The reduced amount of sodium available in the circulation that triggers the adrenal gland to increase production of aldosterone also increases adrenal production of the stress hormone cortisol and the fight-or-flight hormone adrenaline. Increased cortisol and adrenaline levels are stress hormones that are potent impediments of healthy sleep.

Bottom line: salt, potassium, adrenaline, and cortisol are intimately connected; there is a clear relationship between inadequate dietary sodium and the purported signs of ‘adrenal fatigue.’

How Nutritional Ketosis Affects Your Sodium Needs

With adaptation to nutritional ketosis over a number of weeks, many basic functions of the body undergo profound changes:

  • Fat (and ketones made from fat) replaces glucose as the primary fuel
  • Sensitivity to multiple hormones, including insulin and thyroid hormones, improves
  • The kidneys switch from retaining sodium to rapidly excreting it, (normal sodium metabolism with nutritional ketosis).

For those who are prone to retain sodium (e.g., causing bloating, high blood pressure, congestive heart failure, edema/ankle swelling), this accelerated sodium excretion with nutritional ketosis is a blessing. But once any excess sodium and water have been cleared from the body in the first few weeks of a ketogenic diet, a new balance of sodium intake to sodium excretion then has to occur so that adequate blood circulation (aka, circulating volume) can be maintained. However if, in this keto-adapted state, dietary sodium is restricted, your brain and kidneys signal your adrenals to increase aldosterone and cortisol. What this means is that a combination of nutritional ketosis plus salt restriction leads to adrenal stress.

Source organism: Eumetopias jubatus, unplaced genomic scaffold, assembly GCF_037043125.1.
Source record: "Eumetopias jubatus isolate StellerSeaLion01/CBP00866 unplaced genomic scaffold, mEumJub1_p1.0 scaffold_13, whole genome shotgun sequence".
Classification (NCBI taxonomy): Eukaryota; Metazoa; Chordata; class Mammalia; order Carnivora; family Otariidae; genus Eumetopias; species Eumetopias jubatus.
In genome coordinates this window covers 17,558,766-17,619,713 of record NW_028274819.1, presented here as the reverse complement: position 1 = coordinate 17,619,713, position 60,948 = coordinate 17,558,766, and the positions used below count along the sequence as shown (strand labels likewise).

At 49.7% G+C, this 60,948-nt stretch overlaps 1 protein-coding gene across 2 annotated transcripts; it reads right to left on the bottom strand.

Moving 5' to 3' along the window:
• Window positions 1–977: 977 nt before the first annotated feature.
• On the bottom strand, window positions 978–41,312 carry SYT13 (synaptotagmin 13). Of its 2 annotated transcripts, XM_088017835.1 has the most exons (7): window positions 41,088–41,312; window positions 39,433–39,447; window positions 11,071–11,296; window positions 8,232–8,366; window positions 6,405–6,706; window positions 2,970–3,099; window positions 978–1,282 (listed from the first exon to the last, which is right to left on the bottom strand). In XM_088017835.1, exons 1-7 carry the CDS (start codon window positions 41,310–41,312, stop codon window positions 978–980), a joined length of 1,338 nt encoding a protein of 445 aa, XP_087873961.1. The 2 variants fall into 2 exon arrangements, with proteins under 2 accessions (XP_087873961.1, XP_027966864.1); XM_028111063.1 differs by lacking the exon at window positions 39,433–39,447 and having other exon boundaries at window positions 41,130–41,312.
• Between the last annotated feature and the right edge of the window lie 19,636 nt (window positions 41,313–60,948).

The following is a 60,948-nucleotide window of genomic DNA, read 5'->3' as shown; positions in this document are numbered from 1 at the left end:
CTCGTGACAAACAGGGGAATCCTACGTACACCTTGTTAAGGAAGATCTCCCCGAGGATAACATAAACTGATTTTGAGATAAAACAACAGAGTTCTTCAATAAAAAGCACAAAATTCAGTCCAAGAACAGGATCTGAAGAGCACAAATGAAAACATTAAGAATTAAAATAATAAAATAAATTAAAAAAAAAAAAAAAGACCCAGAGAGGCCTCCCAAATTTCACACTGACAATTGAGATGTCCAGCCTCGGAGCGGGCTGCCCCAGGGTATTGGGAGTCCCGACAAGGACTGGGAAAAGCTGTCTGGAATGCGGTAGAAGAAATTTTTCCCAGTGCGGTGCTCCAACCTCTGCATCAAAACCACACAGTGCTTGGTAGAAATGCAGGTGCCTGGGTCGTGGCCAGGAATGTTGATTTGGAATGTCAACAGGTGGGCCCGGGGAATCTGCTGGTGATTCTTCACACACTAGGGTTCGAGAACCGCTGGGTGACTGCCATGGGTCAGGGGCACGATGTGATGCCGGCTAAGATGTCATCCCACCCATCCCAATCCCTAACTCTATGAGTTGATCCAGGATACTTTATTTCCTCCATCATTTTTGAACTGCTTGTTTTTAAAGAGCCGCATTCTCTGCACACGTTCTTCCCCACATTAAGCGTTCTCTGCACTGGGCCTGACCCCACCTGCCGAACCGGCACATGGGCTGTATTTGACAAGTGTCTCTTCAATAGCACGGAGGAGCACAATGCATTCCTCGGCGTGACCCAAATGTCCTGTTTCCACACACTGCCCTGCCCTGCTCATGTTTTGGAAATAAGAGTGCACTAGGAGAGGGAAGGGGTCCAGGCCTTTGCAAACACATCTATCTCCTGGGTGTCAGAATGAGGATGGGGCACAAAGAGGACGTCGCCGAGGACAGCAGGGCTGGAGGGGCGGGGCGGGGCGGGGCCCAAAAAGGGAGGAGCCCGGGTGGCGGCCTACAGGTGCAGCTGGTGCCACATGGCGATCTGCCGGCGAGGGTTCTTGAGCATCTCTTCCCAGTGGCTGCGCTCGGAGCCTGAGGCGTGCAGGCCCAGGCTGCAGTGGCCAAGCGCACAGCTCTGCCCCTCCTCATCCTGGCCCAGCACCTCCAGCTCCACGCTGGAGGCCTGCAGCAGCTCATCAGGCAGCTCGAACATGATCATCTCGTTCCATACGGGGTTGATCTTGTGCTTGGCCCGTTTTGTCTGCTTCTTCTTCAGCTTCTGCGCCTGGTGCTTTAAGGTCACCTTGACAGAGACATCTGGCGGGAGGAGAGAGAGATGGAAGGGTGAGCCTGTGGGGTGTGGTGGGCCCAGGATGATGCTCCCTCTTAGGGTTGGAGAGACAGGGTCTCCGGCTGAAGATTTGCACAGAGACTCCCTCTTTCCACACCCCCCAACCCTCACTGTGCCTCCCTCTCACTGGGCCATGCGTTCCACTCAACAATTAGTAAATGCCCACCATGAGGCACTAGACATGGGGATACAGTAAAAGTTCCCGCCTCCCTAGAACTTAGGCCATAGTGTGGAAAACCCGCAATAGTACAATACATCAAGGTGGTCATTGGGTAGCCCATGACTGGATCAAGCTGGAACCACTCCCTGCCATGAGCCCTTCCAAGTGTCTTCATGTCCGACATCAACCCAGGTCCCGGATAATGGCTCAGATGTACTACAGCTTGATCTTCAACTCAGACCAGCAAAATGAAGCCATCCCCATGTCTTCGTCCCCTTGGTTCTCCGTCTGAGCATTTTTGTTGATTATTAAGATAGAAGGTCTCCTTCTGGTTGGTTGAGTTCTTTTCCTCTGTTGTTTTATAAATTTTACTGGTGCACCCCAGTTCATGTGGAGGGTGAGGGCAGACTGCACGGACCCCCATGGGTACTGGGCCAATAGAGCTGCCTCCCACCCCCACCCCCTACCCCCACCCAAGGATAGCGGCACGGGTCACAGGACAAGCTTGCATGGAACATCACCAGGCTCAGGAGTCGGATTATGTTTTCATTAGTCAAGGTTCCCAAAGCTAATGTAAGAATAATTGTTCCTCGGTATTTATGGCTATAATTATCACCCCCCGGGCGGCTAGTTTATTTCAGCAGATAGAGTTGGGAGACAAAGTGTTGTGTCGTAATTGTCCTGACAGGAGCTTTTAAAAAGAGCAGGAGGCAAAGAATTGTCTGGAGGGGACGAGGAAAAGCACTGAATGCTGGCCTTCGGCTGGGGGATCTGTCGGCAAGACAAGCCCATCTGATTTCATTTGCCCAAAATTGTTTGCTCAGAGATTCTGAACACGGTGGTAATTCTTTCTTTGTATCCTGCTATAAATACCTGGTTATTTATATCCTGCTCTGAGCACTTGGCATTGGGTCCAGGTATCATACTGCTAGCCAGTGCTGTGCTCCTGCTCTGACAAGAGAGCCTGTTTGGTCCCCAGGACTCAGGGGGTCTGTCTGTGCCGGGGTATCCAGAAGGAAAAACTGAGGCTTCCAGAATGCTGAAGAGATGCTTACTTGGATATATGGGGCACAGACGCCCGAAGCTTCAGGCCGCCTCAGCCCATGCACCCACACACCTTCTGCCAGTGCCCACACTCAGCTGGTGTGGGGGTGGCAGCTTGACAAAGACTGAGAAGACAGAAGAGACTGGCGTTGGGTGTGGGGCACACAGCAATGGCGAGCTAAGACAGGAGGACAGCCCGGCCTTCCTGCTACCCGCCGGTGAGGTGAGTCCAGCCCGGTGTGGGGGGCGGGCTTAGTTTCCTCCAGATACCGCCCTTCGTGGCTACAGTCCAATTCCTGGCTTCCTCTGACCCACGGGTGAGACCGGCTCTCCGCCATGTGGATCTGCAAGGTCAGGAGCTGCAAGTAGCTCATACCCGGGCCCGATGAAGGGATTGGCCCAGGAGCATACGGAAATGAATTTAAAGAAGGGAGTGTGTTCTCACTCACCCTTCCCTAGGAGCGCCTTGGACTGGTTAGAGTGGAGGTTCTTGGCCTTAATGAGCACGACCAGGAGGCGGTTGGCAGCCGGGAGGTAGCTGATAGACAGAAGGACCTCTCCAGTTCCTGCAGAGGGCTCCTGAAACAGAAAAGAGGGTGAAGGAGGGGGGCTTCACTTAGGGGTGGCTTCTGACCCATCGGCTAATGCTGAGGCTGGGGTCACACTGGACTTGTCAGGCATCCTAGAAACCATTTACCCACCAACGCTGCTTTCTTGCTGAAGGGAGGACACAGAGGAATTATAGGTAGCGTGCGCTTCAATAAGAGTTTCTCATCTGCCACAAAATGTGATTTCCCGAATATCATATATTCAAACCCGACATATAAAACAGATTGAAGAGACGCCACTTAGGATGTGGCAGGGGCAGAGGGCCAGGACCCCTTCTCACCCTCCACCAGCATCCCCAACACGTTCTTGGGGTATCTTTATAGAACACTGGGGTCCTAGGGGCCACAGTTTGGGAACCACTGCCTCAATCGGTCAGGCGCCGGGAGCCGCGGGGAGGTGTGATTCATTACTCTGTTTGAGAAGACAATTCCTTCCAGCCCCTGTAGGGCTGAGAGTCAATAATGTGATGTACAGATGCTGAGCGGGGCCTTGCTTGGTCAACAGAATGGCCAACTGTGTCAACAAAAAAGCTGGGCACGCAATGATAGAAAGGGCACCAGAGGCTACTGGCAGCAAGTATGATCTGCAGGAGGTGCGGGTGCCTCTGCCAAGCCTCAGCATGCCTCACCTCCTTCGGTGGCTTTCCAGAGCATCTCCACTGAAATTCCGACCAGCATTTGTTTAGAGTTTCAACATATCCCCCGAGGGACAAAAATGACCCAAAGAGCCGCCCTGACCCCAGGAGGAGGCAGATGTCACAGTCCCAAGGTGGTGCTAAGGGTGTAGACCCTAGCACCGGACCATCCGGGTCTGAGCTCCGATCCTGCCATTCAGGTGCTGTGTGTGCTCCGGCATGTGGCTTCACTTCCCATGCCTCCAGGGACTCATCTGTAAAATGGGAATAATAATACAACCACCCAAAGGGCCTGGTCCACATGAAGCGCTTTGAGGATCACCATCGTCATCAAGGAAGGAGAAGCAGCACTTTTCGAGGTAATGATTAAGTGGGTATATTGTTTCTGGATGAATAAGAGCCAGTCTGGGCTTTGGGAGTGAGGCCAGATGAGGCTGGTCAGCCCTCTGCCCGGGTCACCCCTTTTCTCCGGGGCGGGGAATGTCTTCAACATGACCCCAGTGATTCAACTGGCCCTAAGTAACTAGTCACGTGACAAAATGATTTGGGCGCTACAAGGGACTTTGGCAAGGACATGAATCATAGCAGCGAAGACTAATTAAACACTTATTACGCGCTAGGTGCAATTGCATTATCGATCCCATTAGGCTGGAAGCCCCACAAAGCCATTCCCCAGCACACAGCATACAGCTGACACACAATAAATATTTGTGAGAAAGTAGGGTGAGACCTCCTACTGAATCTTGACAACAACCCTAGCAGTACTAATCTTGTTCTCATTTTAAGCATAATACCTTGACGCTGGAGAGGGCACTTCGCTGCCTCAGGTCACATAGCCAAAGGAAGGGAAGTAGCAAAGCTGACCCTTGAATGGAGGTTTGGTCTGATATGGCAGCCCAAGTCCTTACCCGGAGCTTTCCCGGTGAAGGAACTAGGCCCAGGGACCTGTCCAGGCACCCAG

Nutritional ketosis + salt restriction = adrenal stress

Research Linking Ketogenic Diets to Adrenal Stress

Despite the hundreds of published studies of humans on ketogenic diets lasting as long as 2 years, there is no credible scientific evidence for adrenal damage or fatigue.

Research Showing Normal Blood Cortisol During Ketogenic Diets

There is just one paper showing that serum cortisol levels remained normal in 12 men given a well-formulated ketogenic diet for 6 weeks (Volek, 2002).

Why It Is Safe to Recommend Adding Salt to a Ketogenic Diet

First,since nutritional ketosis accelerates sodium excretion by the kidneys, whatever risk might be associated with too much sodium at any one level of salt intake would be less during ketosis than when eating a high carb intake. Stated another way, a high carbohydrate intake suppresses the body’s natural ability to excrete sodium and thus reduces a person’s ‘salt tolerance.’ Insulin is known to be involved in renal sodium metabolism.

The second important point is found in a recently published study that threatens to derail the whole anti-salt crusade. An international group of scientists collected urine samples from over 100,000 adults in 17 countries and then observed their health status for 4 years (O’Donnell 2014). They reported that people consuming less than 4 grams of sodium per day had a sharply increasing risk of death, almost doubling when they got down to 2 grams/day of sodium. In contrast, with higher sodium intakes, the risk of death rose very slowly beginning with intakes above 6 grams/day.  For example, as shown in the diagram below, mortality risk was increased by only 15% at 8 grams/day.

See the Chart: ** Estimated sodium excretion and risk of death from any cause

Blog - Sept. 27 chart.png